The Kagwahiv are a Tupi-speaking people living in small settlements in the tropical forests of the Amazon in Brazil. Dreams play a fundamental role in Kagwahiv culture, and, like myths, they are to be told at any time. Thus, they can be shared in the middle of the night as well as during the day over work.
Dreams are sources of information about the nature of the world and spiritual beings, and are believed to foretell future events—literally, metaphorically, or by way of myths, which are condensed formulations of essential human issues. Dream reports usually contain mythic elements, either in their manifest dream or their latent dream content, as free associations with the dream make clear. Nightmares, for example, represent direct perceptions of the presence of a demon.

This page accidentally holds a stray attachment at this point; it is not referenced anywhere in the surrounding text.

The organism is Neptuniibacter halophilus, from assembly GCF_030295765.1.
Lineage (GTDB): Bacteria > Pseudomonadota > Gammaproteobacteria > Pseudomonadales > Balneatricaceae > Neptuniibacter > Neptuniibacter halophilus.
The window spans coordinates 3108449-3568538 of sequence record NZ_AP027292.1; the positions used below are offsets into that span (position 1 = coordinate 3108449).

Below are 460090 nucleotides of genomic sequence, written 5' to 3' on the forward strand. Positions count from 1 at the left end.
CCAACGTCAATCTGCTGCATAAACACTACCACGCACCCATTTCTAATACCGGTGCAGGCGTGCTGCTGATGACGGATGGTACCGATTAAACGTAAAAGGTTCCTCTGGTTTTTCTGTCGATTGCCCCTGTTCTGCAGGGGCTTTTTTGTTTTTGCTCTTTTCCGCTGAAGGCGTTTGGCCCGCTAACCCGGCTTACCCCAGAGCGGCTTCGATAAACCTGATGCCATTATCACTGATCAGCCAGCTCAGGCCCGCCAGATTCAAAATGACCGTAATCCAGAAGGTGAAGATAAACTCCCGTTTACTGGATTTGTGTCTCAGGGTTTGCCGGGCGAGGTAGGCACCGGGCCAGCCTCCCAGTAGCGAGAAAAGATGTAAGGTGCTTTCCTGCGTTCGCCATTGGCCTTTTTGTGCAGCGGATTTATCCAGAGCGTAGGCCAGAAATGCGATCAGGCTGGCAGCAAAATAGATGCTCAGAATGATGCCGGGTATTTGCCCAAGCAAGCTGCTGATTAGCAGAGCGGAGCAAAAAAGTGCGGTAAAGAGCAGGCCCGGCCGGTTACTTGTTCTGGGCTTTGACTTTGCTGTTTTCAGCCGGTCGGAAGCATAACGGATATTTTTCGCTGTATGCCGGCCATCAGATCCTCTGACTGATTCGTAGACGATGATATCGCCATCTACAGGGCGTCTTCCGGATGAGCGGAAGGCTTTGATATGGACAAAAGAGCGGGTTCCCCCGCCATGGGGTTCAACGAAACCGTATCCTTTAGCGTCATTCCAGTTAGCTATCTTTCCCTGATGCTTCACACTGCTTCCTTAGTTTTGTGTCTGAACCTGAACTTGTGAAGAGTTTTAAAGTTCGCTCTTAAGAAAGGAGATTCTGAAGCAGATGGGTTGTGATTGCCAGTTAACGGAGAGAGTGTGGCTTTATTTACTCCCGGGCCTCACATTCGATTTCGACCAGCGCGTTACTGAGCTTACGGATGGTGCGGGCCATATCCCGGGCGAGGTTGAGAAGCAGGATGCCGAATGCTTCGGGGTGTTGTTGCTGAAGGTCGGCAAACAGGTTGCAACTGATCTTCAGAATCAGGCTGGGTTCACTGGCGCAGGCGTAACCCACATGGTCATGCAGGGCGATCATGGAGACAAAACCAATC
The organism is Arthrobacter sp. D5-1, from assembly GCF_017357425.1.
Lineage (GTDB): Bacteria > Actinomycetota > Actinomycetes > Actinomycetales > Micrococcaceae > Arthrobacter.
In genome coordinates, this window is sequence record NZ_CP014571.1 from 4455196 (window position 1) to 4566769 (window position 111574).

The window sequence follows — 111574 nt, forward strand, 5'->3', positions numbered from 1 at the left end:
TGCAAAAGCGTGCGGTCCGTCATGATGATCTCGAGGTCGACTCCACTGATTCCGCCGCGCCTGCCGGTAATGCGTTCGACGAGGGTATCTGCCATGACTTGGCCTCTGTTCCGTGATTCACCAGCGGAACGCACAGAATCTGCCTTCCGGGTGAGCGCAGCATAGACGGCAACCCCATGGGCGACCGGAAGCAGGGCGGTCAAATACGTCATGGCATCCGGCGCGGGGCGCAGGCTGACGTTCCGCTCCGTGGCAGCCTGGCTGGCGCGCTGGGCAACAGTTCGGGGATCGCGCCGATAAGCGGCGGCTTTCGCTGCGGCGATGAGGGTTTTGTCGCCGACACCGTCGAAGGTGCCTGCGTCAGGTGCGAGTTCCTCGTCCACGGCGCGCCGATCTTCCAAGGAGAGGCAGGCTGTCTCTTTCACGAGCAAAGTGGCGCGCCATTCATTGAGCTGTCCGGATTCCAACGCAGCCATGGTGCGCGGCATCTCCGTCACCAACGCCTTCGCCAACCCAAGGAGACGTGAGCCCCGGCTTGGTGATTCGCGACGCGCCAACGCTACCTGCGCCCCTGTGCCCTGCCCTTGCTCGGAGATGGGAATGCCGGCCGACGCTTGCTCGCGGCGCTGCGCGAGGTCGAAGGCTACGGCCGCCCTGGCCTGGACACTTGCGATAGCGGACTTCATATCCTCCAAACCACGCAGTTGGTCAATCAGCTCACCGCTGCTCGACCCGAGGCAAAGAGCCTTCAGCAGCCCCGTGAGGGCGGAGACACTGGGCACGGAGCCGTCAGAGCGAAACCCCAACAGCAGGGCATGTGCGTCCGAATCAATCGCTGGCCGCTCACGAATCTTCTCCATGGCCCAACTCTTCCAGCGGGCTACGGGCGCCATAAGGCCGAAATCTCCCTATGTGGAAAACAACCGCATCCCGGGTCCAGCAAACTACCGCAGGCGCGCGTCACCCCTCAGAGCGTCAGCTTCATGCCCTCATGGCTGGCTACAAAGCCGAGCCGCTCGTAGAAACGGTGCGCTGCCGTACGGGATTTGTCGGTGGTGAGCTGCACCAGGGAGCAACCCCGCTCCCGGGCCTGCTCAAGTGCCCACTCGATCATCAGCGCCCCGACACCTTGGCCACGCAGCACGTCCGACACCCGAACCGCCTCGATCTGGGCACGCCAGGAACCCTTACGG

Dream sharing among the Kagwahiv, which usually includes a discussion about their meaning, follows particular prescriptions. For instance, an inauspicious dream is told by the fire, to cancel out its prediction, whereas an auspicious dream is told away from the fire, so that its favorable prediction is not cancelled.
The Kagwahiv believe that dreams provide a means of communication between supernatural beings and people, especially people with shamanic aspirations, who are said to commune with spirits of the sky and other mystical beings and to exercise at least some of their power through dreams.